Correspondence, newsletters, publications, and other materials relating to the activities of Faith Holsaert from the 1960s to the present. A large portion of the collection consists of correspondence and ephemera from her involvement in the Civil Rights movement, including SNCC, and the women's rights movement. Also includes materials from the writing and publishing of Hands on the Freedom Plow, some of which is restricted. The collection also has a large amount of personal memorabilia and materials relating to Holsaert's childhood and family.
Acquired as part of the Sallie Bingham Center for Women's History and Culture.
Jennie Nuttall autograph album, 1884-1895 and undated 0.4 Linear Feet — 1 item
Collection comprises an autograph album maintained by Jennie Nuttall between about 1884 and 1895 (many entries are undated) in Fall River, Massachusetts. There are autographs from several family members as well as school friends, including an 1886 entry with autograph and verse by Lizzie Borden, who later became famous nationwide after being tried and acquitted for the 1892 murders of her father and stepmother in Fall River. A few entries are directed to other members of Jennie's family rather than Jennie.
Thomas Smith deed of manumission, 1803 July 19 1.0 Linear Foot — 1 item
Deed of manumission of "negro Sue," more commonly known as Susannah Mallory, former property of Charles King Mallory, of Elizabeth City County, [Va.?], by Thomas Smith in the Court of Norfolk County, Va., on 1803 July 19. In the document Smith makes it clear that the sixty dollars he paid for her purchase from Charles King Mallory was advanced entirely by Sue and that he acted only as her "Friendly agent" in the matter, with no interest in holding her as a slave. The deed is witnessed by Richard Henry Lee and R. C. Archer.
Ann Lovett papers, 1979-2015 9 Linear Feet
The collection contains materials documenting Lovett's artistic and academic career, including artists' book production materials and photographs.
Joan Little collection, 1973-1975 .6 Linear Feet — 1 box
This collection documents the trial and controversy surrounding the case of Joan Little. It consists of poetry written by Joan Little while incarcerated, including "I Am Somebody", correspondence from Southern Poverty Law Center counsel Morris Dees to Little's Durham, NC defense attorney Jerry Paul, letters of support and publicity for the Joan Little Defense Fund, trial materials prepared by the defense, official court records from the Beaufort County Superior Court, print media clippings, a North Carolina State publication on prison standards, and an unpublished screenplay, "Free Joann Little" by the screenwriter Joel Olansky.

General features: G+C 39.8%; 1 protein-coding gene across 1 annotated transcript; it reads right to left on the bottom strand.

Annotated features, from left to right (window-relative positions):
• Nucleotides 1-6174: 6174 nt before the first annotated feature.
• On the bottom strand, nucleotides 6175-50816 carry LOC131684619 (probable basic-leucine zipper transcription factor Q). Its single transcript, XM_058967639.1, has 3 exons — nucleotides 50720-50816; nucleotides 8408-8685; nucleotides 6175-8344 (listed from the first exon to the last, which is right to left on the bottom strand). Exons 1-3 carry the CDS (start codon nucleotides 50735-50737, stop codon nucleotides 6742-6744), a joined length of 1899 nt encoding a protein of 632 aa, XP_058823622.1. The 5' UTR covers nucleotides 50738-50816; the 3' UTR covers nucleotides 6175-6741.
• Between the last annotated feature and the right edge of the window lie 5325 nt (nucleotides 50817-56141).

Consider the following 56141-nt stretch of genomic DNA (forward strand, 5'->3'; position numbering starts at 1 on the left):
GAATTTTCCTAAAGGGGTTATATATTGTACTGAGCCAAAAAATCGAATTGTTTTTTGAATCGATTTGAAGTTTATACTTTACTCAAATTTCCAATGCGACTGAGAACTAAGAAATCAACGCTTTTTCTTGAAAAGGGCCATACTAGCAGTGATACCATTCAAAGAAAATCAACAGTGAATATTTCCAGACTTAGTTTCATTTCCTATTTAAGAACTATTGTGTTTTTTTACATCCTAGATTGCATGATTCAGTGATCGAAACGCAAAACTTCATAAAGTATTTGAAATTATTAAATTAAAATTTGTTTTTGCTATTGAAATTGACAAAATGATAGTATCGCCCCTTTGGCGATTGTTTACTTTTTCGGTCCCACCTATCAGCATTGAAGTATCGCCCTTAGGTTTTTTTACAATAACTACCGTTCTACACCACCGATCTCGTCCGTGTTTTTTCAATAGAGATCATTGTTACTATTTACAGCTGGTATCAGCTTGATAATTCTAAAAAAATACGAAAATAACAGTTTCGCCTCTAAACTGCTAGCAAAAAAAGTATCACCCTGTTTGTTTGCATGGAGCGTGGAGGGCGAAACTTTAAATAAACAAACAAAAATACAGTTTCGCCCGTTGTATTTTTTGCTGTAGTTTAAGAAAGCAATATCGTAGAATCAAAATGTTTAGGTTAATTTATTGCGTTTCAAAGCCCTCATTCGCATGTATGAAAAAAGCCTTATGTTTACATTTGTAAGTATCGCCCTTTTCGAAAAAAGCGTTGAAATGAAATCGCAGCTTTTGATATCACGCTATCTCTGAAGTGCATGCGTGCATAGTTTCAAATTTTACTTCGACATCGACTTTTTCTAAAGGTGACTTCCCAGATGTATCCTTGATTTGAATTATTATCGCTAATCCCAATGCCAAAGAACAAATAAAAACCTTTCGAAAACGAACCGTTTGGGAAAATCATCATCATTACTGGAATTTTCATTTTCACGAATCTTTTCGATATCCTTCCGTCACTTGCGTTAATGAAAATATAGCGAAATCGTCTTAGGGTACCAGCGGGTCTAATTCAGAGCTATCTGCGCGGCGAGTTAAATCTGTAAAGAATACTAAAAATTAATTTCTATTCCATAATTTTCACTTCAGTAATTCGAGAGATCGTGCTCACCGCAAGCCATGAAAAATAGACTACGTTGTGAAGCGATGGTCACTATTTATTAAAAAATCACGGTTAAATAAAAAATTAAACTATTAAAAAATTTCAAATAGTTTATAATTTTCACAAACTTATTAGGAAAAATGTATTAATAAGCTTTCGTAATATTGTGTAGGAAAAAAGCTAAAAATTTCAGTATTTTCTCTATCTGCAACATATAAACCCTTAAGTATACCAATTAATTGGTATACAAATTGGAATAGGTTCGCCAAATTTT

Mary J. Scarlett letters and broadside, 1845-1864 and undated 1.01 Linear Feet — 8 items
Collection contains seven letters (22 pages) M. J. Scarlett wrote between 1845-1864. Two letters were addressed to her sister, Elizabeth (1845, 1849), and five to her niece (1858, 1860, 1863, 1864). In the letters she discussed details of her life at the time, from the teaching of students to the choosing of proper fabric for sewing a dress, making a comfortable sitting room, or studying public health and hygiene. She also mentioned many family matters. She commented on her hopes for the abolition of slavery and the infighting among abolitionists at a recent national meeting, and noted her puzzlement that those Quakers who would quickly speak as abolitionists would not also speak up on issues of faith within the Society of Friends. During the Civil War, she described the effect of the draft in Philadelphia, recorded the general concern that the Army of the Potomac needed to be successful, and pointed to camps nearby as well as to funerals passing. Collection also includes an undated broadside for "An Introductory Lecture to a Course on Physiology" to be delivered by Scarlett. Acquired as part of the History of Medicine Collections (Duke University), the Lisa Unger Baskin Collection, and the Sallie Bingham Center for Women's History and Culture.
J. Nevett Steele and Mary Murray deed of manumission, 1846 December 4 1.0 Linear Foot — 1 item
Collection comprises a deed of manumission for a "negro woman slave named Sophy and a negro girl named Sarah and a negro boy named Henry, children of said Sophy," former property of Sarah E. Murray of Anne Arundel County, Md., and then assigned to J. Nevett Steele of Baltimore, Maryland. The deed was signed and sealed by J. Nevett Steele and the administrator of Sarah E. Murray's personal estate, Mary Murray, then recorded in the [Howard?] District of Anne Arundel County on 1846 December 4. The deed was witnessed by Abner Neal and T.[Thomas] Hanson Belt. Sophy was 37 years old, Sarah was 13 years old, and Henry was 10 years old at the time.
Norma Taylor Mitchell papers, circa 1930s-2020 49.5 Linear Feet